Bill picked her up the next night at 7pm sharp. Helen, wearing only a long shirt, watched, fascinated, from their second story window as he came around the side of his shiny Chevy truck to open the door.

“Nice, huh?” He looked as though he wasn’t sure if he should hug her, or kiss her. He settled for rubbing his hand on the roof. “I washed her this morning. Just for you.”

“Looks good,” Lydia said. “Does she have a name?”

“A name? Nah. What happened to your forehead?”

“Sleepwalking,” Lydia said. “Bumped my head.” The second she said it, her face grew hot. It was a stupid lie, and even worse, she’d told Helen this morning she’d tripped and whacked her head in the bathroom’s dirty shower—which was, after all, unusually slippery. Helen had seemed satisfied. Bill didn’t.

“Did that girl just whistle?” Bill said, pointing up to Helen.

“I bet she did,” Lydia said, turning and waving. “That’s Helen.”

Bill was a Virgo; she’d asked on their first date. He pleasantly entertained her thoughts on signs and the universe, keeping his eyes lined up with hers as they sipped white wine on the porch of his friend’s off–campus house. But he didn’t seem “methodical” and “precise” and “exacting,” as she’d read. He drove a pick-up and liked to work with his hands out on Nantucket, where he was from. Lydia got the sense that his family had money, but he didn’t flaunt it. They’d been out for hamburgers once, walked along the yellow grass and muddy snow of the Charles River three times, and hadn’t slept together yet. Bill was older—a junior—and he’d already admitted to her that he’d had a crush on her ever since he spotted her in his Astronomy class, “between naps,” he joked. She didn’t tell him that she’d been fantasizing about sleeping with the professor.

Bill didn’t seem too preoccupied with his grades, like most of the students, and Lydia decided that perhaps, like her, someone had helped him get into Harvard. For Lydia, it was uncle Tom, her father’s brother. Lydia’s mother had thought the idea of going to such a school was preposterous. She didn’t think Lydia needed to go to college at all—after all, she hadn’t, and she had a lovely life, didn’t she? Instead, she should find a husband, start a family. But Lydia’s father had turned up as an unlikely champion of her desire to go, if not to Harvard; somewhere. Anywhere. Lydia had fallen asleep many nights last year to the sounds of them fighting over it; strangely comforting to surrender to. She pictured herself stuck between her parents, a rock wall they were forced to heave things over. Then, she’d gotten in, and her father said told her mother the “case was closed.” Then he’d taken a long walk by himself. It was one of the only times Lydia saw her mother drink.

In the years that had passed since everything happened with Peter, Lydia’ s father had spoken to her even less. He sometimes acknowledged her with long, baleful looks, as if trying to decide something.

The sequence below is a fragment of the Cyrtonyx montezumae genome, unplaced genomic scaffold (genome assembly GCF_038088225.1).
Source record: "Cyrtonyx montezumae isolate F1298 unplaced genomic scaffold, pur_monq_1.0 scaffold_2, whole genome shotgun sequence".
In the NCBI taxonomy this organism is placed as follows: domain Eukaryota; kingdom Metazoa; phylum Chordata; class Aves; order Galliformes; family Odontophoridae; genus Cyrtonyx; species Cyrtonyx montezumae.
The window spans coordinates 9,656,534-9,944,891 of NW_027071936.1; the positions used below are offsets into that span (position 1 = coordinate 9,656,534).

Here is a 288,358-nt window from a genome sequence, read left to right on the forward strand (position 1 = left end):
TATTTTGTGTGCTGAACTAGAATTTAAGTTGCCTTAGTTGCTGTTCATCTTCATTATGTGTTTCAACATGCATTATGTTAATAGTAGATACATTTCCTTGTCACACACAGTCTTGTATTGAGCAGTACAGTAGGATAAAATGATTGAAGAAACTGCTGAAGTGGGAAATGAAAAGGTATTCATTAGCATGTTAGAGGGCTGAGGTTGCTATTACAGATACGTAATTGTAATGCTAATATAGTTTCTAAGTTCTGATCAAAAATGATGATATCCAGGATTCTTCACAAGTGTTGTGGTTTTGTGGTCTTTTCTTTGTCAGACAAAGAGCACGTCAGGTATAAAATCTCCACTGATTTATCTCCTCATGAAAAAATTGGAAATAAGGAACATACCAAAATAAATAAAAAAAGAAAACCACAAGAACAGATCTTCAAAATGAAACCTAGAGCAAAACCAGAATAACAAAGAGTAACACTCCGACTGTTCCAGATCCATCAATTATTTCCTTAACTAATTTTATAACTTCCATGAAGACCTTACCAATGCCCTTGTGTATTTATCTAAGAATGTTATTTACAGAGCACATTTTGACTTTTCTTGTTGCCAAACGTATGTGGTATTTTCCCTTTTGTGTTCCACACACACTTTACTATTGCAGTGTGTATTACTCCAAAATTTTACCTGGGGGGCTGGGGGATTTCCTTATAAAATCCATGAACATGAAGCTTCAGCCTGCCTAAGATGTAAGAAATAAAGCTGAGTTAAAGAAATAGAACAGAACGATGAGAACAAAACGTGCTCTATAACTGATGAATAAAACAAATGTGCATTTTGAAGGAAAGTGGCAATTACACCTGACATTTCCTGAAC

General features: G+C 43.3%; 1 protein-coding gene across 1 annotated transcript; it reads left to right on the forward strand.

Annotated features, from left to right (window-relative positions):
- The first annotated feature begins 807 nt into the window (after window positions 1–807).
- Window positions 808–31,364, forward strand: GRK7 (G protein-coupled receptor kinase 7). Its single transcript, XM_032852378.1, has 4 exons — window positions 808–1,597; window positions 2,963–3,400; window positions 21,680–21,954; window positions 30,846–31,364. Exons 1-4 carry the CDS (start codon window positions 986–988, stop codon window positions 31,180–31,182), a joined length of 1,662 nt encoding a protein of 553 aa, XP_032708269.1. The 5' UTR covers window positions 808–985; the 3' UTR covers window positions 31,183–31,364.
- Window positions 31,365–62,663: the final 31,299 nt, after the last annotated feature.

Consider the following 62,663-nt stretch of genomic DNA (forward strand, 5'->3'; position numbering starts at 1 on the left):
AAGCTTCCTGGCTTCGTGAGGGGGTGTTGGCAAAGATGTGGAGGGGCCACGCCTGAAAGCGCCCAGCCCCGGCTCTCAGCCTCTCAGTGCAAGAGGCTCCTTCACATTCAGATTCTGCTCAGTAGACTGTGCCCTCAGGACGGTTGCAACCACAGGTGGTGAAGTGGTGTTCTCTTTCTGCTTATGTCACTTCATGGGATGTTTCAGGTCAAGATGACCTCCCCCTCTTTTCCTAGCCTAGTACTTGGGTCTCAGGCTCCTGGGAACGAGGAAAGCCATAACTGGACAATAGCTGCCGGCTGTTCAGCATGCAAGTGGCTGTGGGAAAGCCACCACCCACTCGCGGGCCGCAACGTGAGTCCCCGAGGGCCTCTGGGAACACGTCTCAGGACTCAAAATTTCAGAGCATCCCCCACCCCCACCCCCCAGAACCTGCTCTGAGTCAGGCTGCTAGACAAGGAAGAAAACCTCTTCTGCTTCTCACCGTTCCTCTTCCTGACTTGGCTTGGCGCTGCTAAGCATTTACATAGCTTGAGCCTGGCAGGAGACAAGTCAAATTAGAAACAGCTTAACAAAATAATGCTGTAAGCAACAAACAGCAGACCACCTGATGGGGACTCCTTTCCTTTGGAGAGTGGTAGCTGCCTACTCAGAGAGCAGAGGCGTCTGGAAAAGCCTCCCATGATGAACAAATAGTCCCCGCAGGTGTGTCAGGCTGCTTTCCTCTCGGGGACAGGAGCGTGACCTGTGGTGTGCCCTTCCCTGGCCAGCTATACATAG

“What?” she said once. “Do you have a question for me?”

He looked away, biting his cheeks.

“Why are you always looking at me like that?”

“Lydia! Don’t speak to your father that way!” her mother had said.

 Lydia knew that Peter, who’d moved to Chicago, had called the house. First, sparingly, then more frequently, sometimes drunk enough to ask to speak to his old friend’s daughter. To speak to her. Really? Once, Lydia had lifted the receiver in the sitting room, and a tremor ran through her when she heard his voice.

“Al, what I’m saying is that-”

“Don’t call here again. I mean it, Pete,” said her father, her father snapped. “If you do I’ll call the cops.”

He slammed the phone down so hard the casing broke, and Lydia’s mother ran into the room, demanding to know what happened. Lydia listened, motionless at the top of the stairs, then, when she couldn’t stand it anymore, she closed the door to her room, and began touching herself.


Tonight, Lydia wore a white strapless dress she found in a boutique on Beacon Street. She still wasn’t sure of the way it hugged her hips. They were going to a fancy restaurant called Devlin’s, right downtown, and Bill put his hand over hers as they crossed the bridge from Cambridge to Boston.

“You look very beautiful,” he said. “I’m a lucky man, aren’t I? And would you look at those colors?”

His hand pointed out over the water, shiny with the blues and pinks of a winter sunset, as he rattled on about his roommates and the English class he loved and the geology class that he hated, and the party they could go to afterwards—only if they wanted, only if she was up to it. He also kept looking at her forehead, at the small lump and the scratch. Every time he did, Lydia felt her armpits grow wetter.

Bill valeted the car and they walked through a revolving door into a restaurant lobby, where stuffy, older people were stacked against the walls, stony-faced, checking their watches. Bill whispered into the ear of the hostess in the sparkly red dress while Lydia fumbled her way to the bar. One woman, in an elaborate red hat, glared disapprovingly at her. “Excuse me,” she said airily.